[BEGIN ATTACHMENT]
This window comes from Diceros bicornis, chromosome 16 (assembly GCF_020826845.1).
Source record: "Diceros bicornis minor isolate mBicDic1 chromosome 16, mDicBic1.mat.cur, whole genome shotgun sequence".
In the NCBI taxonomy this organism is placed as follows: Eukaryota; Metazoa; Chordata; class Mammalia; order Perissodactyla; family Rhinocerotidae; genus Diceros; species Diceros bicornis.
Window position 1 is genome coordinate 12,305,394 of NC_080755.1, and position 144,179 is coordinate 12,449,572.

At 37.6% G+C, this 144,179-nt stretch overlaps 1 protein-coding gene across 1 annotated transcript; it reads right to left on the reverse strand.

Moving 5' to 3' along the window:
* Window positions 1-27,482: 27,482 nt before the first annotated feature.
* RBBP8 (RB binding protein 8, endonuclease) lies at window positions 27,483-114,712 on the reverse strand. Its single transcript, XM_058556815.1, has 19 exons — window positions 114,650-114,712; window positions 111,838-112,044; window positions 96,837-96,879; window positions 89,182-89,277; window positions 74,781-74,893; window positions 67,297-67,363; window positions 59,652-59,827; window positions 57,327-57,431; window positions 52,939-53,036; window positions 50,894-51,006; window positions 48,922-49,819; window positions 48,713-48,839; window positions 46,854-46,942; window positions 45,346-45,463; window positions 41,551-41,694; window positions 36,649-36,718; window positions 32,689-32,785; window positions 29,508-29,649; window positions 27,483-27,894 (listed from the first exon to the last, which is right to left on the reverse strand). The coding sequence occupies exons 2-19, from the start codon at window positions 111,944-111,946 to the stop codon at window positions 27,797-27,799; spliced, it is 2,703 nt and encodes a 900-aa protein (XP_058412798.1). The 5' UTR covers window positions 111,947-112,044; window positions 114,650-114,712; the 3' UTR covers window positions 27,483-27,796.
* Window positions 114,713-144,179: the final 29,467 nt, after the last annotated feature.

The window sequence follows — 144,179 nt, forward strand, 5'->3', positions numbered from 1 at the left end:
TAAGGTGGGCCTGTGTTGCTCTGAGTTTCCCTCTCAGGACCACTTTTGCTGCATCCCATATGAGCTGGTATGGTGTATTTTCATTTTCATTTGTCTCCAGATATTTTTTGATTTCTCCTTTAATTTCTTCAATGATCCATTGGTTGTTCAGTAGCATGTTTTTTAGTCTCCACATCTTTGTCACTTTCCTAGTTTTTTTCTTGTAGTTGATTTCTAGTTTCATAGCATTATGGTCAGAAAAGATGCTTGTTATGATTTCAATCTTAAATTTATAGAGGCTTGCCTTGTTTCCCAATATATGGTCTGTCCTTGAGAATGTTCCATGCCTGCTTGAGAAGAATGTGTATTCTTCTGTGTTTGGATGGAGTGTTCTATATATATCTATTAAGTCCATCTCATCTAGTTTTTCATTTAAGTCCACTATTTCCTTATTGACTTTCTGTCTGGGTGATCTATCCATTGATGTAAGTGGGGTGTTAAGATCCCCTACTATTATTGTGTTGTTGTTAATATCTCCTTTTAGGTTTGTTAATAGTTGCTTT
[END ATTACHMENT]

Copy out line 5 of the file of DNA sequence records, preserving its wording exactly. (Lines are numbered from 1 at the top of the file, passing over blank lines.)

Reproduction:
At 37.6% G+C, this 144,179-nt stretch overlaps 1 protein-coding gene across 1 annotated transcript; it reads right to left on the reverse strand.